The Trinidad Carnival 2013 issue of Caribbean Beat

No matter where you are – in Trinidad, the Caribbean region, or across the Caribbean diaspora – it’s almost impossible to ignore the heavy Carnival vibrations in the air. The heart beats in the bosom of Trinidad’s capital, Port of Spain.

To take you right into the thick of things is the latest edition of the Caribbean Beat (#119: January/February 2013), which is on Caribbean Airlines and Air Jamaica planes; in the mail (or already delivered!) to subscribers; and online, where you can also access a complete flip-book of the current issue – free!

Caribbean Beat January/February 2013



  • COOKUP – Mummy’s sweet hand:  “I will always think of her when I cook,” says Franka Phillip of her late mother, in a moving tribute
  • Datebook: Events around the Caribbean in January and February
  • Word of Mouth: Carnival dawn at Trinidad J’Ouvert, preview a new show by artist Christopher Cozier, and savour the spice of controversy at Guyana’s Mashramani
  • Playlist: Recent music releases to get your fingers tapping


  • BACKSTORY – Behind the music: Trinidad’s soca artistes are the stars of Carnival, but a host of talented professionals working behind the scenes help make the music, explains Laura Dowrich-Phillips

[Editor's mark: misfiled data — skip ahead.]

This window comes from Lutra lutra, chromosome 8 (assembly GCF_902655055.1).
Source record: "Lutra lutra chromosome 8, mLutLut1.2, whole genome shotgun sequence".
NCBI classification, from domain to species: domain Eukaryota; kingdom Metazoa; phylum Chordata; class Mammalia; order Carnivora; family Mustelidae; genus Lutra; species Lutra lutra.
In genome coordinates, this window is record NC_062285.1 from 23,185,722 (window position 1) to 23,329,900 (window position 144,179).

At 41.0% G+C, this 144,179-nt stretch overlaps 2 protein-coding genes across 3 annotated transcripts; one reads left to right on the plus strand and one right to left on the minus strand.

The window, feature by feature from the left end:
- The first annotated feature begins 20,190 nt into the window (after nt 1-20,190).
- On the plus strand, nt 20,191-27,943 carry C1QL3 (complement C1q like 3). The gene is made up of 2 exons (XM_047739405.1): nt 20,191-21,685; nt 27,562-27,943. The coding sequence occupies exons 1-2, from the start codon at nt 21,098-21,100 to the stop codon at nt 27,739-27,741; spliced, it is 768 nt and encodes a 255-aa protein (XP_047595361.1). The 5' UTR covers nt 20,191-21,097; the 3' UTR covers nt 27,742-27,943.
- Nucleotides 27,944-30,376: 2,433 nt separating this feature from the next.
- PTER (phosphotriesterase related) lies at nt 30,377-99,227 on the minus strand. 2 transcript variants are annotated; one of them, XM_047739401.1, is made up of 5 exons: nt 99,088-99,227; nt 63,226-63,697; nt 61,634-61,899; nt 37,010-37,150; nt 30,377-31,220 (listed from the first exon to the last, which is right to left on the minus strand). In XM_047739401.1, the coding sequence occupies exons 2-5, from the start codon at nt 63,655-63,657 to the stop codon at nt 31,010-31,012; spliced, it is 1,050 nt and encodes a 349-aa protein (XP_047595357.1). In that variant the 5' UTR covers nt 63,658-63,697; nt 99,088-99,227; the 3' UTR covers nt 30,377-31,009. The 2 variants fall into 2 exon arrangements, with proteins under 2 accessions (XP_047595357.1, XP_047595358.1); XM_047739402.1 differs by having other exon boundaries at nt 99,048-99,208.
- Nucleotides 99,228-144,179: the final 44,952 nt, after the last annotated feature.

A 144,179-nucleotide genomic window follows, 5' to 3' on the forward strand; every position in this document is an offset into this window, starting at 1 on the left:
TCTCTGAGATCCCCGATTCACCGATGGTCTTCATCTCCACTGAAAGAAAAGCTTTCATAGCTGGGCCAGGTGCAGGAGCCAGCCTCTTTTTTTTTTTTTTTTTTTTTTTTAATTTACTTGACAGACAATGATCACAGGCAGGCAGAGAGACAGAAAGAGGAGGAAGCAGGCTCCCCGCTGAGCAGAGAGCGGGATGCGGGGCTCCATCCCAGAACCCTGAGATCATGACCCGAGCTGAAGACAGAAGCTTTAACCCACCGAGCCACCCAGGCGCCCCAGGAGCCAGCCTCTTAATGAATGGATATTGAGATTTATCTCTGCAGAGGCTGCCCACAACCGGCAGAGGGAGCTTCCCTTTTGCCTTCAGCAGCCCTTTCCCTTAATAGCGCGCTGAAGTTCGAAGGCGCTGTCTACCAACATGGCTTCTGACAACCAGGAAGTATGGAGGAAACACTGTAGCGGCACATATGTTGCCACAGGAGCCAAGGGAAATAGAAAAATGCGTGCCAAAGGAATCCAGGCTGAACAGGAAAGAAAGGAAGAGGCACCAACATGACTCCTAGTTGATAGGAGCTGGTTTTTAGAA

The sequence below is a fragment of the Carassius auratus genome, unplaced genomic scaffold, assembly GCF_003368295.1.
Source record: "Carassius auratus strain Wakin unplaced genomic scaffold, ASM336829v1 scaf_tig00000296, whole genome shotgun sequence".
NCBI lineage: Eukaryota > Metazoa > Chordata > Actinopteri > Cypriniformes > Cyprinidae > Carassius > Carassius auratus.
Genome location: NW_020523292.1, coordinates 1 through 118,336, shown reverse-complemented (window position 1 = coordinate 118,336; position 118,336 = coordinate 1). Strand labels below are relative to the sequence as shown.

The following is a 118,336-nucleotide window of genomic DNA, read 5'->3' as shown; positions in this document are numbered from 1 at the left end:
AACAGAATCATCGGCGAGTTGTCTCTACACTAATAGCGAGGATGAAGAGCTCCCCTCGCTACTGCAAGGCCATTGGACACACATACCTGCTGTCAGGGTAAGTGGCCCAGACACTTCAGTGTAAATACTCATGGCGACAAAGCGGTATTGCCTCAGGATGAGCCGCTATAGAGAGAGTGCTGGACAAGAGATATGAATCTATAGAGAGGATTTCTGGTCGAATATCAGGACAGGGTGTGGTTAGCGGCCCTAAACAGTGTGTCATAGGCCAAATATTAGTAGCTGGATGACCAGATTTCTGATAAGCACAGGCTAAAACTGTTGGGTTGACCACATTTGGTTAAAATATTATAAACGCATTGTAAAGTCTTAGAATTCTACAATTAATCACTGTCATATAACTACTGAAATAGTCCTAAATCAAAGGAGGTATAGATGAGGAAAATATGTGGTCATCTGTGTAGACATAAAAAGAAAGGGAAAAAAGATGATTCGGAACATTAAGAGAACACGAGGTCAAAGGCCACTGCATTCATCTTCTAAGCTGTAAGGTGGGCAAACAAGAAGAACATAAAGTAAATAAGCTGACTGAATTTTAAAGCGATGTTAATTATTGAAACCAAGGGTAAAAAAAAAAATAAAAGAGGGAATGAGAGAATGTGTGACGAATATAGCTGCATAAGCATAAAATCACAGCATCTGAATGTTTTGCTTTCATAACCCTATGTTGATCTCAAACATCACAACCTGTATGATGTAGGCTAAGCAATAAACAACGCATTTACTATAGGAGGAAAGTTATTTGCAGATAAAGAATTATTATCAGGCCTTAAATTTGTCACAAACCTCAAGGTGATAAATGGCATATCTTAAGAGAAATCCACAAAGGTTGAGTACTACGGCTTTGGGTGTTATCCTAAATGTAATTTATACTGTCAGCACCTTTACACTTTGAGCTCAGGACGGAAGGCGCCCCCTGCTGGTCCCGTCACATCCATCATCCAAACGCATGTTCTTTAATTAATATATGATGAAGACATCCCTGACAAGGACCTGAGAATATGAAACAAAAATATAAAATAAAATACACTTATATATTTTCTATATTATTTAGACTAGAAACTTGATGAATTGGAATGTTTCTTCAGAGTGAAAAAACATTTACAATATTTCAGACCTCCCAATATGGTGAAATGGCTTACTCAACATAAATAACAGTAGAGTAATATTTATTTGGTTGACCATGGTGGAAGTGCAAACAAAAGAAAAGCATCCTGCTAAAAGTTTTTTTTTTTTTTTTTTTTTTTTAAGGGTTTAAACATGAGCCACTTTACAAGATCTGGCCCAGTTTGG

• RIDDEM & RHYME – Calypso genes: Four music experts help Garry Steckles chart its influence, everywhere from Jamaica to Guyana
  • CLOSEUP – Marlon Griffith: Mas by other means: Marlon Griffith’s multimedia performance works take elements of traditional Trinidad Carnival into the world of contemporary art, discovers Nicholas Laughlin


  • ESCAPES – Carnival hideouts: If you’re not in the mood for bacchanal, Trinidad and Tobago offer ample quiet Carnival-time escape options
  • OFFTRACK – Mysteries of the Maya: The Maya may be best remembered for doomsday “predictions.” But real mysteries about Mayan culture can be found in the jungle of Belize, discovers Janelle Chanona


  • GREENA tale of two ducklings: Bridget van Dongen discovers how a duckling rescue in Antigua helped make a community safer for wildlife
  • PLUGIN – A tweet in need: Online social media aren’t just for swapping jokes and trivia. When disaster hits, Caroline Taylor explains, they are crucial communication tools
  • ON THIS DAY – Irie Ice: Jamaican bobsledding: It’s a quarter-century since a Jamaican bobsled team unexpectedly took the Winter Olympics by storm. James Ferguson recounts the tale

Caroline Taylor

Caroline is an editor and staff writer at MEP. She is also on MEP’s board of directors, and moonlights as an actor, singer, and director. She’s passionate about telling stories – on the page, on the stage, on screen – and in particular about documenting Caribbean lives and events. She’s currently trying to master unplugging from her iLife… For more: Author posts

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